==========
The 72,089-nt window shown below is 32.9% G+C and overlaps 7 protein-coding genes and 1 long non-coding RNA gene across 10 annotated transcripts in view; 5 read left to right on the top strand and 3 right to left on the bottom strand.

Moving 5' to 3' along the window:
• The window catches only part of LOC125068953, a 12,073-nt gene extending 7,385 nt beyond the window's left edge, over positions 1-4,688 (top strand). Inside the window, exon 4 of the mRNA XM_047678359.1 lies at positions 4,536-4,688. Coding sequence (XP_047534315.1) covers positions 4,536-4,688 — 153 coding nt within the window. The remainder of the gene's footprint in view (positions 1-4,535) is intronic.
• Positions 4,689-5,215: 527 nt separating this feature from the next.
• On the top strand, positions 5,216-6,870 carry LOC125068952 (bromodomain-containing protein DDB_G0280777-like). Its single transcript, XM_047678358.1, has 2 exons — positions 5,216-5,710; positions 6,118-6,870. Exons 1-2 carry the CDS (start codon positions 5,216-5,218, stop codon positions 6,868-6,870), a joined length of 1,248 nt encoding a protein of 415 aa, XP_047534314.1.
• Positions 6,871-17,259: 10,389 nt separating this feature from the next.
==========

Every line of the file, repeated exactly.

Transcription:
The 72,089-nt window shown below is 32.9% G+C and overlaps 7 protein-coding genes and 1 long non-coding RNA gene across 10 annotated transcripts in view; 5 read left to right on the top strand and 3 right to left on the bottom strand.

Moving 5' to 3' along the window:
• The window catches only part of LOC125068953, a 12,073-nt gene extending 7,385 nt beyond the window's left edge, over positions 1-4,688 (top strand). Inside the window, exon 4 of the mRNA XM_047678359.1 lies at positions 4,536-4,688. Coding sequence (XP_047534315.1) covers positions 4,536-4,688 — 153 coding nt within the window. The remainder of the gene's footprint in view (positions 1-4,535) is intronic.
• Positions 4,689-5,215: 527 nt separating this feature from the next.
• On the top strand, positions 5,216-6,870 carry LOC125068952 (bromodomain-containing protein DDB_G0280777-like). Its single transcript, XM_047678358.1, has 2 exons — positions 5,216-5,710; positions 6,118-6,870. Exons 1-2 carry the CDS (start codon positions 5,216-5,218, stop codon positions 6,868-6,870), a joined length of 1,248 nt encoding a protein of 415 aa, XP_047534314.1.
• Positions 6,871-17,259: 10,389 nt separating this feature from the next.